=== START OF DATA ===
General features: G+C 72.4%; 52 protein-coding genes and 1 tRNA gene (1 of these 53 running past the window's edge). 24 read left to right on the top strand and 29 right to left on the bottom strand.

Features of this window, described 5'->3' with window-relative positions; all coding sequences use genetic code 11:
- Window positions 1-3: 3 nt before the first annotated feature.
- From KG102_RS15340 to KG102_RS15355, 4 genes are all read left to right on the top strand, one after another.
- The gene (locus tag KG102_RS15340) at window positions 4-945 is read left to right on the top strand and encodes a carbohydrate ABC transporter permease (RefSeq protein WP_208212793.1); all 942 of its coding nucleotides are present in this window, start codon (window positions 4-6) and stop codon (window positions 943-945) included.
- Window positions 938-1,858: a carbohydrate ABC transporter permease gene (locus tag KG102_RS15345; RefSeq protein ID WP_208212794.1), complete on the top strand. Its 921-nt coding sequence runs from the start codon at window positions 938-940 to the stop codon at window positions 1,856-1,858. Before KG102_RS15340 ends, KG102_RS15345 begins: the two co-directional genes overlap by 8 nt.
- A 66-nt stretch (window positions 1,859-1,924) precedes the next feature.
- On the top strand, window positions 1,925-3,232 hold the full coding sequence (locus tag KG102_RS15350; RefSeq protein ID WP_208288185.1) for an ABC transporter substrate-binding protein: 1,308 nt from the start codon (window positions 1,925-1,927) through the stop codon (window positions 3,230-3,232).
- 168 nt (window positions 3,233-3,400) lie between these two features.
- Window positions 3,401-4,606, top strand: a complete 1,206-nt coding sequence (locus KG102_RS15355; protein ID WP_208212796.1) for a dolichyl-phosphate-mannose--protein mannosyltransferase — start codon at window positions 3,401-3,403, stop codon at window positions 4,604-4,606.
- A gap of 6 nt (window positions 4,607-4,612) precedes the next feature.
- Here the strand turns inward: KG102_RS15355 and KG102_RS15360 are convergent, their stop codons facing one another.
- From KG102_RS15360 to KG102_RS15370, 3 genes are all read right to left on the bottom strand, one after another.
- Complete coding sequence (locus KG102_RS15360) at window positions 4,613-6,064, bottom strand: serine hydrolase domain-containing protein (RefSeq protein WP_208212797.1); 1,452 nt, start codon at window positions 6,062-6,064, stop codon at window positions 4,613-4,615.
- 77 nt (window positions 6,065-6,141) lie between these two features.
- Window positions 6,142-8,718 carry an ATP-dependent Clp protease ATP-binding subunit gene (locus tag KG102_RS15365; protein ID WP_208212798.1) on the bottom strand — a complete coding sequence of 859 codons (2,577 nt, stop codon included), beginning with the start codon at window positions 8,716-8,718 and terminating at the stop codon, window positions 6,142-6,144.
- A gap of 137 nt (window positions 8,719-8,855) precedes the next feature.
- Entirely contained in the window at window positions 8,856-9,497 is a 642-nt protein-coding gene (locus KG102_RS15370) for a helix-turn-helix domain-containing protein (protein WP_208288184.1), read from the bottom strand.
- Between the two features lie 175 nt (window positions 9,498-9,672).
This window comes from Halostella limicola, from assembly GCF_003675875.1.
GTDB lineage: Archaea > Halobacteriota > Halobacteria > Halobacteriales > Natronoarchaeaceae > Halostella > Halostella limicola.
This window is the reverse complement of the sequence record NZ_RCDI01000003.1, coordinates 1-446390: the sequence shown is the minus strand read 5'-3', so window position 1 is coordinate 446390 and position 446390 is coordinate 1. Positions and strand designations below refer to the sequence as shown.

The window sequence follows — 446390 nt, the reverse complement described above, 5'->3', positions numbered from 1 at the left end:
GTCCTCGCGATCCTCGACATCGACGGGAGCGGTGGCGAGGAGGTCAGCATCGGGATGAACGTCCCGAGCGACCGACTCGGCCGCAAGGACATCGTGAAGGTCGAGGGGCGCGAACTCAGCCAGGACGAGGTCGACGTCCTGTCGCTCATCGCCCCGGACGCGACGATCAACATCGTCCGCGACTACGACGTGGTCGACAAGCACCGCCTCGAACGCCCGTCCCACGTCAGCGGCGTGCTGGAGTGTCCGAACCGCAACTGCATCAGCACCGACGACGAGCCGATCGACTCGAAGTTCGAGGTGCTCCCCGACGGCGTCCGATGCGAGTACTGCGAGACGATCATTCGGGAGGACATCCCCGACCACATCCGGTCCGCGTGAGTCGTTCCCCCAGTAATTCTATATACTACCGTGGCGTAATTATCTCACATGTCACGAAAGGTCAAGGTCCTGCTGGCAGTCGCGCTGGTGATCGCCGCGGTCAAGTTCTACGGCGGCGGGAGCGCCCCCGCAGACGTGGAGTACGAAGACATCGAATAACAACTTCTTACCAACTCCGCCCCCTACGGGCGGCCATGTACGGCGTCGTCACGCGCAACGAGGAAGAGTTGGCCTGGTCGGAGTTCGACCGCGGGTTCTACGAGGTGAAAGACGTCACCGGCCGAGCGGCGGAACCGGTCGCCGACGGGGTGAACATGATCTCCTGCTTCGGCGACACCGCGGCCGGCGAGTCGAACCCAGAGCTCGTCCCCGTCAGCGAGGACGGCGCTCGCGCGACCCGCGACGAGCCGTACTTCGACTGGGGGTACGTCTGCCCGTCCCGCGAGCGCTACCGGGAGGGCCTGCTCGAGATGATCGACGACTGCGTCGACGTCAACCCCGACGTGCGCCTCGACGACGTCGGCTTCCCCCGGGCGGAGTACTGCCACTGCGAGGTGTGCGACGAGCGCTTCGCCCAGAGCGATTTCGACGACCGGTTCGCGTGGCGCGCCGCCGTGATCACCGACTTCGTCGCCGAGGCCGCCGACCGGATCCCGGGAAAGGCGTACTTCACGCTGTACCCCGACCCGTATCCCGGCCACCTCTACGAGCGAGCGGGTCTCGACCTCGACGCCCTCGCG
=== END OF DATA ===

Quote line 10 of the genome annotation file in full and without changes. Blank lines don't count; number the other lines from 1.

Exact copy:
- Window positions 3,401-4,606, top strand: a complete 1,206-nt coding sequence (locus KG102_RS15355; protein ID WP_208212796.1) for a dolichyl-phosphate-mannose--protein mannosyltransferase — start codon at window positions 3,401-3,403, stop codon at window positions 4,604-4,606.